This is what happened when we implemented a flexible work policyhere. Or, read more from the original publisher:
Sure, flexible work means employees stop going to the office on Fridays, but is this a problem?
Did you know that your employees’ job satisfaction is affected by the time they spend commuting to work? In England, the average acceptable commute time falls from 48 to 60 minutes per day which is fairly the same in the US where they spend 50 minutes per day.
Each extra minute reduces job and leisure satisfaction of people, not to mention how it takes a toll on their mental health. Researchers found that adding 20 minutes to the total commute time has the same negative effect on job satisfaction as getting a 19 per cent pay cut.
Bringing that closer to home, we know that in the Philippines it takes an average of 45.5 minutes to commute from work to home- that’s just one way!
The average acceptable commute time may be different in Southeast Asia, but the effects of the long commute time is apparent in the employee’s’ job satisfaction, productivity, health, and personal relationships.
A popular possible solution to addressing the employees’ woes against traffic is the implementation of Flexible Working Hours. The Philippine government mulled over this as a future policy and now there are even laws and guidelines in place.
Still, a lot of businesses are having a difficult time implementing flexible working arrangements due to multiple, compounding factors.
Also Read: Fintech to cause decline in Asian banks
We started ROWE two years ago and we enjoyed a level of flexibility before the company was formally launched.
This is what we learned:
Trust your employees.
Question why timekeeping is even necessary and employers will arrive to the conclusion that the reason is because they do not trust their employees to do their jobs.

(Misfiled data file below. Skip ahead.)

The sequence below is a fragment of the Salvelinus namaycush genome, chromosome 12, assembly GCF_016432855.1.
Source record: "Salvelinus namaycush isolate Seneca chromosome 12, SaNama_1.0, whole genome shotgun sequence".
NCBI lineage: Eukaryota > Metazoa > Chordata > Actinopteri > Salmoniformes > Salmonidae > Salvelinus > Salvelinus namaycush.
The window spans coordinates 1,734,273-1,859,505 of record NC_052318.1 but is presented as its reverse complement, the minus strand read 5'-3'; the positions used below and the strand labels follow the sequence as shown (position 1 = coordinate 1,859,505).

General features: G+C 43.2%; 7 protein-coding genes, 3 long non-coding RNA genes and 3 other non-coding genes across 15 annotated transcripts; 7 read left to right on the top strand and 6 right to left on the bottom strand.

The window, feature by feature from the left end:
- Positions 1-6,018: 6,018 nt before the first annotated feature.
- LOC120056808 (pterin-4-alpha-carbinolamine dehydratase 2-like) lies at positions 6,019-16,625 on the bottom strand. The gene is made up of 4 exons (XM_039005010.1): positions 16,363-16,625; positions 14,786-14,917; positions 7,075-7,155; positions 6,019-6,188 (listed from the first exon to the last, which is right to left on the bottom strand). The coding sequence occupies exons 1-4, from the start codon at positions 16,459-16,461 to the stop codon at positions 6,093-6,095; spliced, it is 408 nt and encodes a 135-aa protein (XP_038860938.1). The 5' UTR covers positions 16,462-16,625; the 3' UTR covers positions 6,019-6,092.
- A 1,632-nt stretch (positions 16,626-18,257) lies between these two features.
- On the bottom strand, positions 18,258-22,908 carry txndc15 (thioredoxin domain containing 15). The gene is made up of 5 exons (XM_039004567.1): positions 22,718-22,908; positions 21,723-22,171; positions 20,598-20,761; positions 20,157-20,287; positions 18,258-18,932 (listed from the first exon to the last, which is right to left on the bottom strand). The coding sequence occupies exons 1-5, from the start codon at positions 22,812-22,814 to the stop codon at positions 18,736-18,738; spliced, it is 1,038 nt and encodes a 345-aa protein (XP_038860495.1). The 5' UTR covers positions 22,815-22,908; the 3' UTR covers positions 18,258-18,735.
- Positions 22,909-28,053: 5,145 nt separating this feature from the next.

This IS the first and biggest thing step to take. It means unlearning all of the knowledge and practices that ruled current HR policies.
In STORM, we did this drastically. We just suddenly lifted all timekeeping practices. Biometrics by the doors are used solely to enter the office, not to take logs. With larger firms, it might be easier to start experimenting with teams first.
Try giving the option of working outside the office and see how it affects them and the workers around them.
Set up rules and metrics anyway.
Every company will need rules.
People are going to ask about how flexible work arrangements will affect their vacation leaves or filing for overtime work. Founders need to be ready with an answer.
Again, if the current policies are not matched for flexible work arrangement, challenge the policy. Go back to the rationale of the policy and then modify as needed. Metrics should be in place to see how productivity, satisfaction, and engagement are affected by the new flexible working arrangements.
Let the data dictate the next moves. At the end of the trial, if flexible working hours does not pan out, at least there is data to study later in case the company wants to try it again!
Hire the right people
There are three common values and traits of people who thrive in an environment with this much freedom:
- Achievement and recognition
- Risk propensity
In STORM, we screen people based on our core values which include entrepreneurial spirit and relentlessness that covers all three aforementioned values and traits. Not to mention, since trust is an important element in the flexible work arrangement, companies have to hire people based on how much the team can rely on them.
This might mean rethinking the recruitment process altogether.
Make going to the office fun
When we started the company-wide flexible working arrangement, one of our CEO’s main concern was the fact that less people come in the office on Fridays.
I had the same sentiment at the start so I attempted to answer one main question: Is that such a bad thing?
It turns out that it was not. Nonetheless, we still had to incentivise employees to invest in social equity by coming together in the office for collaboration work and engagement activities.
One thing that changed was the way we manage events. We started to schedule them mostly in the middle of the week (Wednesday afternoons and Thursday nights usually) to ensure high participation rate while respecting the employee’s choice to work from home on Fridays.
At the start of this year, most businesses said that they would put “implementing flexible working hours” high on their agenda due to increased demand from employees.
Attracting and keeping amazing people in the company is the most, if not only, significant concern that businesses should focus on.
Hearing employees out and giving flexible working hours a try is a more than worthy effort to embark on.
Steve Jobs said it best:
“It doesn’t make sense to hire smart people and tell them what to do; we hire smart people so they can tell us what to do.”
If this is the kind of flexible work environment that you find yourself comfortable with, we’re hiring! Visit STORM’s Careers Page today.
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